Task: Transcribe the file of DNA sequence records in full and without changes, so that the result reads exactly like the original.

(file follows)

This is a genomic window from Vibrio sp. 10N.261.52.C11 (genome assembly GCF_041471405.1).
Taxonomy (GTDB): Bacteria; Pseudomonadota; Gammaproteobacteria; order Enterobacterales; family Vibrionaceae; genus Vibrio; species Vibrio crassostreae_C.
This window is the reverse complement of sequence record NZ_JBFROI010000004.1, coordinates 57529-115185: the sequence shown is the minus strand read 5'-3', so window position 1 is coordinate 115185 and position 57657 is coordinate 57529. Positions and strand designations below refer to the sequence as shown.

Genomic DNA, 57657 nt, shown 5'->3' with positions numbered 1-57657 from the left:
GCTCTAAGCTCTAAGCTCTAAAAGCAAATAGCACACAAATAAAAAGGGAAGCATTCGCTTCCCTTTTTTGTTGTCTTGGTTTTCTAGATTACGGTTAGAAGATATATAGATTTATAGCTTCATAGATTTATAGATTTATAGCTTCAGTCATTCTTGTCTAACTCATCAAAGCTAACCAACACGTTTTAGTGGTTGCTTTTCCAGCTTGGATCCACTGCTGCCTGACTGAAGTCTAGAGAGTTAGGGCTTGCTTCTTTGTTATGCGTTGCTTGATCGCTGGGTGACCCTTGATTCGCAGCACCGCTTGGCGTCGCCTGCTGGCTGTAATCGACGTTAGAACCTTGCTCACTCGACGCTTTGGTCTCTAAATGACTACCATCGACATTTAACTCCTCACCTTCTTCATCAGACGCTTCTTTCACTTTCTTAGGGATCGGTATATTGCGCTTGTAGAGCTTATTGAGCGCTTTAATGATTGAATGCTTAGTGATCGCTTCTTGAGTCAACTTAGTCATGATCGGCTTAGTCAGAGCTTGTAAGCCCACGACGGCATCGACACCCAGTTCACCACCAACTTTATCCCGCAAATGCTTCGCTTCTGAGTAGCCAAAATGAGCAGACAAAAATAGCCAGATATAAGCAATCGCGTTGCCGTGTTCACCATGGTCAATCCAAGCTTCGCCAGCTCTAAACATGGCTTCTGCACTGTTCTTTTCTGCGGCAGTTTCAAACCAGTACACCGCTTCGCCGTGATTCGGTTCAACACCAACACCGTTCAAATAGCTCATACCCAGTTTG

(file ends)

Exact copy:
This is a genomic window from Vibrio sp. 10N.261.52.C11 (genome assembly GCF_041471405.1).
Taxonomy (GTDB): Bacteria; Pseudomonadota; Gammaproteobacteria; order Enterobacterales; family Vibrionaceae; genus Vibrio; species Vibrio crassostreae_C.
This window is the reverse complement of sequence record NZ_JBFROI010000004.1, coordinates 57529-115185: the sequence shown is the minus strand read 5'-3', so window position 1 is coordinate 115185 and position 57657 is coordinate 57529. Positions and strand designations below refer to the sequence as shown.

Genomic DNA, 57657 nt, shown 5'->3' with positions numbered 1-57657 from the left:
GCTCTAAGCTCTAAGCTCTAAAAGCAAATAGCACACAAATAAAAAGGGAAGCATTCGCTTCCCTTTTTTGTTGTCTTGGTTTTCTAGATTACGGTTAGAAGATATATAGATTTATAGCTTCATAGATTTATAGATTTATAGCTTCAGTCATTCTTGTCTAACTCATCAAAGCTAACCAACACGTTTTAGTGGTTGCTTTTCCAGCTTGGATCCACTGCTGCCTGACTGAAGTCTAGAGAGTTAGGGCTTGCTTCTTTGTTATGCGTTGCTTGATCGCTGGGTGACCCTTGATTCGCAGCACCGCTTGGCGTCGCCTGCTGGCTGTAATCGACGTTAGAACCTTGCTCACTCGACGCTTTGGTCTCTAAATGACTACCATCGACATTTAACTCCTCACCTTCTTCATCAGACGCTTCTTTCACTTTCTTAGGGATCGGTATATTGCGCTTGTAGAGCTTATTGAGCGCTTTAATGATTGAATGCTTAGTGATCGCTTCTTGAGTCAACTTAGTCATGATCGGCTTAGTCAGAGCTTGTAAGCCCACGACGGCATCGACACCCAGTTCACCACCAACTTTATCCCGCAAATGCTTCGCTTCTGAGTAGCCAAAATGAGCAGACAAAAATAGCCAGATATAAGCAATCGCGTTGCCGTGTTCACCATGGTCAATCCAAGCTTCGCCAGCTCTAAACATGGCTTCTGCACTGTTCTTTTCTGCGGCAGTTTCAAACCAGTACACCGCTTCGCCGTGATTCGGTTCAACACCAACACCGTTCAAATAGCTCATACCCAGTTTG